Dry Creek Falls is a popular and relatively easily accessed waterfall in the Columbia River Gorge, located just off the Pacific Crest Trail in Cascade Locks near the Bridge of the Gods. The trail to reach it is shaded, mildly graded, and open year-round, making this a great destination for just about any hiker at any time of the year.
Most guides will have you start this hike at the PCT Bridge of the Gods Trailhead. You can do this if you’d like, too — it adds just 0.4 mile to the roundtrip and you may feel safer leaving your car in a place with more people around (break-ins are becoming sadly more common at easily-accessed trailheads these days). Otherwise, you can use the new, paved PCT lot on Harvey Road, which is also used to access the Gorge Trail #400.
Display your Northwest Forest or Interagency Pass, then cross the street heading toward the PCT South.
This area of the forest was burned in the 2017 Eagle Creek Fire, which burned nearly 50,000 acres in three months. Thankfully, much of the forest here looks like it’s rebounding, with fast-growing bigleaf and vine maples filling in the cleared understory. You will still definitely be able to see evidence of the fire in charred tree trunks, though.
There is still a very good amount of shade on this trail, and hiking in the early morning hours provides some truly beautiful dappled light effects as the trail heads south, then turns sharply east at about the 0.5 mile mark
At around the mile mark, the trail passes underneath some power lines where the remnants of an old access road run. It can be easy to shift onto this path but you want to stay on the narrow trail you’re on and just cross beneath the power lines.
The trail remains at a nice, even elevation. At 1.8 miles, keep right at the junction to leave the PCT and hop on a short stretch of the Dry Creek Falls Trail, which climbs on a relatively wide, rocky footpath to the base of Dry Creek Falls.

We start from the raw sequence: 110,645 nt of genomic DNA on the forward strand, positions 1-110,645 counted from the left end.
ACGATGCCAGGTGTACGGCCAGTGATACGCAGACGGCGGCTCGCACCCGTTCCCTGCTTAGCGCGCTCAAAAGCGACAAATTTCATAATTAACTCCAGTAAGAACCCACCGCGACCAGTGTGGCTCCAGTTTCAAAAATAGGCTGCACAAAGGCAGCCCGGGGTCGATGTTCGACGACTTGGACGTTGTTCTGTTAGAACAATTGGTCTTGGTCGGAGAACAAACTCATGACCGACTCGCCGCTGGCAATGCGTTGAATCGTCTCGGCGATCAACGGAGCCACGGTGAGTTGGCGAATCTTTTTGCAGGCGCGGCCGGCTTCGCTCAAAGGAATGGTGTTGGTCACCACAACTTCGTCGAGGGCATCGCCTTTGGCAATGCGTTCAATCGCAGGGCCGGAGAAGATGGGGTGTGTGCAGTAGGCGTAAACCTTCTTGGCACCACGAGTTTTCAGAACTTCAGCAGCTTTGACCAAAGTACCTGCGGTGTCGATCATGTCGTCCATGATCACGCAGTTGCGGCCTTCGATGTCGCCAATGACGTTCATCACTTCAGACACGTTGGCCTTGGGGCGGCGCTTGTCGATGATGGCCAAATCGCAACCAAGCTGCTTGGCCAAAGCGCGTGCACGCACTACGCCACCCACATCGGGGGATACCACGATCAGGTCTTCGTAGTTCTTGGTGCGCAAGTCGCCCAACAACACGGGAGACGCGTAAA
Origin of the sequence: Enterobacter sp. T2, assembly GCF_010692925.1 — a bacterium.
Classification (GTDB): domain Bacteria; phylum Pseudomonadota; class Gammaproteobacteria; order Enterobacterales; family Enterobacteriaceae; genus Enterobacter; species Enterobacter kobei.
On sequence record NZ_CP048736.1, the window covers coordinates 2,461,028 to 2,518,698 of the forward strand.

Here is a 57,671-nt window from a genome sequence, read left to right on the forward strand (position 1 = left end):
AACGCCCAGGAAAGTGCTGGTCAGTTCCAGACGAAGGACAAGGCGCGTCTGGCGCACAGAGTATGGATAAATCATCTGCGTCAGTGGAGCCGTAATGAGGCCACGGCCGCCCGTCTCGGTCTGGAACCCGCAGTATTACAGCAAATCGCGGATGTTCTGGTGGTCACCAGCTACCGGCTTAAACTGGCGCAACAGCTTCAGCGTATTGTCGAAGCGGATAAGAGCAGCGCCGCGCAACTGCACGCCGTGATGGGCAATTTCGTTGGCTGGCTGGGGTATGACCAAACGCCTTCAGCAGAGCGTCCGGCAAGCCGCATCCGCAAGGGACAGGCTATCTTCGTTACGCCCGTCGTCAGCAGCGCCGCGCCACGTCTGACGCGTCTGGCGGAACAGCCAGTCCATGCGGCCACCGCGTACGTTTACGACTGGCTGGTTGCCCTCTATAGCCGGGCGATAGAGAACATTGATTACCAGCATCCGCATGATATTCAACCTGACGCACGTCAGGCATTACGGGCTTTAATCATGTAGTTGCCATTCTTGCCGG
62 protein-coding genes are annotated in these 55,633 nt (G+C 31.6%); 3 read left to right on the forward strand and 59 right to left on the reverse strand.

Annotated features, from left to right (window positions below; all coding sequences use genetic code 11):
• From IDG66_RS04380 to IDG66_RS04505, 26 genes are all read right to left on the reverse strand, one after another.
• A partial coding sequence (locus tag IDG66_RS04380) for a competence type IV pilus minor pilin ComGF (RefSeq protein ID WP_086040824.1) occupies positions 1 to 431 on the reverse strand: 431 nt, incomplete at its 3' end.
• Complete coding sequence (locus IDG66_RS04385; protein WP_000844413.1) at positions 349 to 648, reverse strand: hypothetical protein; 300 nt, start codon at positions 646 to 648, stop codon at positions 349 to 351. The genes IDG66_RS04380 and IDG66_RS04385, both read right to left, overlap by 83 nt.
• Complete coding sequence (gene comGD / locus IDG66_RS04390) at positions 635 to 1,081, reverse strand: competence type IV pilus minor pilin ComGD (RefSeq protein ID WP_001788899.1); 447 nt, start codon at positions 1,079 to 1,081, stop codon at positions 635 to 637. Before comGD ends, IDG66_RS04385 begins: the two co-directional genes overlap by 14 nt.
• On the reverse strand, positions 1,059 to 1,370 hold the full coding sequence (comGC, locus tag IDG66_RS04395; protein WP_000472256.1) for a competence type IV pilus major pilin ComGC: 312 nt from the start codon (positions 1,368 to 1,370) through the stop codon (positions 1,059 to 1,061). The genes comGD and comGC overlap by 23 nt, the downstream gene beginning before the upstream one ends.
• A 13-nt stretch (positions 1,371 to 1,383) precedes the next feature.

Before you reach the bottom of the falls, you will come upon some old pipes and cementwork, as well as a small dam.
From 1896 to 1937, water from this creek was used to power the gates at Cascade Locks, which were built on the Columbia River to provide safe passage around the Cascades of the Columbia River. Passengers would disembark at the locks as their ships were raised or lowered around the obstacle, and that’s where the town of Cascade Locks grew as well. When the water from this creek was being used to power the gates, the flow of the creek would dry up, giving it its name.
In 1937, the larger Bonneville Dam was built downstream, flooding both the original locks and the Cascades and rendering the equipment you’ll see here obsolete. But that now means the creek is running all year long again, and it’s an impressive and peaceful waterfall, too.
Enjoy some time sitting at the base of the falls, then head back the way you came.
For more on the history of Cascade Locks and its connection with navigation on the Columbia River, it’s definitely worth adding a quick stop to the Bonneville Lock and Dam site just downstream, too!